Spring in our classrooms … exploring caterpillars.

Have you noticed that your children have suddenly outgrown sneakers and clothing? Well, spring is here! The grass is growing and so are our TCEE children. It seems that many of our children have begun to discover their budding independence, as well as many new and improved social skills. For parents and teachers, we are proud of the new skills acquired by each of our students and all seems calm … BUT …

All of a sudden, we find that children’s behaviors regress. There are separation issues again when dropping off at school. Rules are tested (over and over again). Children seem to bicker with friends and at home, as power struggles ensue with parents over clothing, bedtime, and even about coming to school (And these are just some of the things that are happening in the Churwin home). AHHH spring is here!

What is happening? Is there something wrong with your child? With our school? NO! Our children sense there is something coming, whether it is moving on to Kindergarten, a new summer camp program or just a change in the daily routine. Although they are excited, they are also a bit uneasy and anxious about the coming changes, particularly as they don’t have a conceptual understanding of time and cannot fully understand when changes will occur. Instead, they communicate how they’re feeling by finding ways to be in control of their lives (they take “control” of what they wear or eat, and/or when they sleep) and sometimes revert back to some younger behaviors that may feel more secure to them.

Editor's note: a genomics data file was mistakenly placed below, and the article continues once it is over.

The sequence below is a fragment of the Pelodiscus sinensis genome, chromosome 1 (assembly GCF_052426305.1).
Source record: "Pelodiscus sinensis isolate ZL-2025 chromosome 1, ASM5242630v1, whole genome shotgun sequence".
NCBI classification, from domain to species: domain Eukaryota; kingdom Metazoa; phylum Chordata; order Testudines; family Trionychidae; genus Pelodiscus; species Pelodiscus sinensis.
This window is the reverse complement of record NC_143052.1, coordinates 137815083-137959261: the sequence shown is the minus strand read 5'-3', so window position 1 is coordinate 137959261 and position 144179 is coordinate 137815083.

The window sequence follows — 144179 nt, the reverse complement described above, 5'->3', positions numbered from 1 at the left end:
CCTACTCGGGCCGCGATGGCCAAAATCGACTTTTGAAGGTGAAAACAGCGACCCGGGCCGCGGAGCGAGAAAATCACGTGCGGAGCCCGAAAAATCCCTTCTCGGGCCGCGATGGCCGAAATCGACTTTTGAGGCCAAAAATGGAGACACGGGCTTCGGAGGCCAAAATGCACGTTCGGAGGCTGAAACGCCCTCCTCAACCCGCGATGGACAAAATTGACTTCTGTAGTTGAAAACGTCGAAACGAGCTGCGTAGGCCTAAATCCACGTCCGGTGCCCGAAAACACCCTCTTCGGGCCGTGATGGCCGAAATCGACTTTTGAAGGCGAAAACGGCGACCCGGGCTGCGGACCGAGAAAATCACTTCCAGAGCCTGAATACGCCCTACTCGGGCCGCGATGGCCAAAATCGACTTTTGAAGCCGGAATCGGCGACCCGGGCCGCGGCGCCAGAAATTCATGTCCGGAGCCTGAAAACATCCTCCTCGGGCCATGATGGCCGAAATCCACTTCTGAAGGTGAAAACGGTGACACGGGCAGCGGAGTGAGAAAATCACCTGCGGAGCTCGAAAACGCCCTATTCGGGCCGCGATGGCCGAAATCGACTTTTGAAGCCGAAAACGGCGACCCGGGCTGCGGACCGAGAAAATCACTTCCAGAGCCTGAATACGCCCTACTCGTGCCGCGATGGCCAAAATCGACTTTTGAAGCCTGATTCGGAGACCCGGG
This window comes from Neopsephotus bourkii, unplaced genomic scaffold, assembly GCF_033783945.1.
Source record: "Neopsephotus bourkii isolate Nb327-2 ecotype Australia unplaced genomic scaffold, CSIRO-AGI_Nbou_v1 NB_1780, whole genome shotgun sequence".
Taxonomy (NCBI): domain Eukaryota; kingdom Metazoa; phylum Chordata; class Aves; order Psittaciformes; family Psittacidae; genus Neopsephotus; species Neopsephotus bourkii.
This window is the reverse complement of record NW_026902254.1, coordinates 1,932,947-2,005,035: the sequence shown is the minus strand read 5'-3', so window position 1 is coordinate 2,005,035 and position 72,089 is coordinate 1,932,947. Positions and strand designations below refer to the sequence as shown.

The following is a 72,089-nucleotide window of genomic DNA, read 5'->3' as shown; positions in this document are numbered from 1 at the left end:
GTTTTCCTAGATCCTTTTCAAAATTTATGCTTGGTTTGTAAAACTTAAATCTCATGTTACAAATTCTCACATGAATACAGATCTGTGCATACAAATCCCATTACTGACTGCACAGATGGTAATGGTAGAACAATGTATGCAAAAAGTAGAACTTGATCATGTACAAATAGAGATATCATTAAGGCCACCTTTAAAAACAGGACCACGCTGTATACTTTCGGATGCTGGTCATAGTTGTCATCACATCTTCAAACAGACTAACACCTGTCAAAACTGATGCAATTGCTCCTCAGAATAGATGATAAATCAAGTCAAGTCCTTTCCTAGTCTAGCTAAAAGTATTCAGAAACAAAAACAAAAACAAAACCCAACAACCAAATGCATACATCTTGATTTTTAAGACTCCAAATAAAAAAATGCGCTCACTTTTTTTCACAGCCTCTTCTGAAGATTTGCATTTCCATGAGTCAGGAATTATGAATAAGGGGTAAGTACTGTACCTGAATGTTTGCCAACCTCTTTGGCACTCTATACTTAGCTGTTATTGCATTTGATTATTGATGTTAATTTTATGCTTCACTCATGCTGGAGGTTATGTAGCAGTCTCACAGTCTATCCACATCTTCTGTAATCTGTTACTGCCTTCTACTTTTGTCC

What can we do about it?
At home, you can:
• Be prepared for power struggles by finding ways for your child to exert control over his/her life
• Keep talk about summer plans and vacations to a minimum (for now)
• Mark off days on a calendar to help children visualize time and also show them how (quickly and slowly) time passes
In school, our teachers:
• Take time to remind children about classroom expectations and friendship rules
• Spend a lot of time playing outside (to run around and release energy)
• Help children feel secure by adhering to the structure of the morning routine
• As our school year comes to a close, we will provide ample opportunities for closure for our students through special end-of-the-year programs and classroom activities.
Here is another article about this very topic (although it was written particularly for children who will be transitioning to kindergarten in the fall, I found it quite useful and informative). As always, the teachers and I are also available to help in any way that we can.